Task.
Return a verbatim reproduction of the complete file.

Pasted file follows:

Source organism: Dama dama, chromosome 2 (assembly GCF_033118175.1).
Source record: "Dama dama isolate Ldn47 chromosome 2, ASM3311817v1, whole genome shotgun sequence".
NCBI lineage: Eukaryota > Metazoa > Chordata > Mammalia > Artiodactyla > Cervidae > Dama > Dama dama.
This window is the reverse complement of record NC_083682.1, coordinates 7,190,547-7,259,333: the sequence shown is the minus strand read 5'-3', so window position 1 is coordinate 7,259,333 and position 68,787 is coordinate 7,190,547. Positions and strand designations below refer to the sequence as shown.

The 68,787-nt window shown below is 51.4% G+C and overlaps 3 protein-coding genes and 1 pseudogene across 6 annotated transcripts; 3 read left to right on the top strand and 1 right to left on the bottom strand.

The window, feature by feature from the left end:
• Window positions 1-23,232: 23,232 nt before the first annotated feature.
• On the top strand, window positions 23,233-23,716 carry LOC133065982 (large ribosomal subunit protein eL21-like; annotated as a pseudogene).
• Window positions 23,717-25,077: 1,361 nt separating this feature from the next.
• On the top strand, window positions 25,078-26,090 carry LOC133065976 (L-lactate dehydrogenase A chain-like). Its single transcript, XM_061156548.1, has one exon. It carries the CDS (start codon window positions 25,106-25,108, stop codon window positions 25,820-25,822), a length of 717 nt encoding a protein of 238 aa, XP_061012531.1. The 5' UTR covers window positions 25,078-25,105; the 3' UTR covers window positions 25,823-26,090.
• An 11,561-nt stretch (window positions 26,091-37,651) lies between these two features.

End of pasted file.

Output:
Source organism: Dama dama, chromosome 2 (assembly GCF_033118175.1).
Source record: "Dama dama isolate Ldn47 chromosome 2, ASM3311817v1, whole genome shotgun sequence".
NCBI lineage: Eukaryota > Metazoa > Chordata > Mammalia > Artiodactyla > Cervidae > Dama > Dama dama.
This window is the reverse complement of record NC_083682.1, coordinates 7,190,547-7,259,333: the sequence shown is the minus strand read 5'-3', so window position 1 is coordinate 7,259,333 and position 68,787 is coordinate 7,190,547. Positions and strand designations below refer to the sequence as shown.

The 68,787-nt window shown below is 51.4% G+C and overlaps 3 protein-coding genes and 1 pseudogene across 6 annotated transcripts; 3 read left to right on the top strand and 1 right to left on the bottom strand.

The window, feature by feature from the left end:
• Window positions 1-23,232: 23,232 nt before the first annotated feature.
• On the top strand, window positions 23,233-23,716 carry LOC133065982 (large ribosomal subunit protein eL21-like; annotated as a pseudogene).
• Window positions 23,717-25,077: 1,361 nt separating this feature from the next.
• On the top strand, window positions 25,078-26,090 carry LOC133065976 (L-lactate dehydrogenase A chain-like). Its single transcript, XM_061156548.1, has one exon. It carries the CDS (start codon window positions 25,106-25,108, stop codon window positions 25,820-25,822), a length of 717 nt encoding a protein of 238 aa, XP_061012531.1. The 5' UTR covers window positions 25,078-25,105; the 3' UTR covers window positions 25,823-26,090.
• An 11,561-nt stretch (window positions 26,091-37,651) lies between these two features.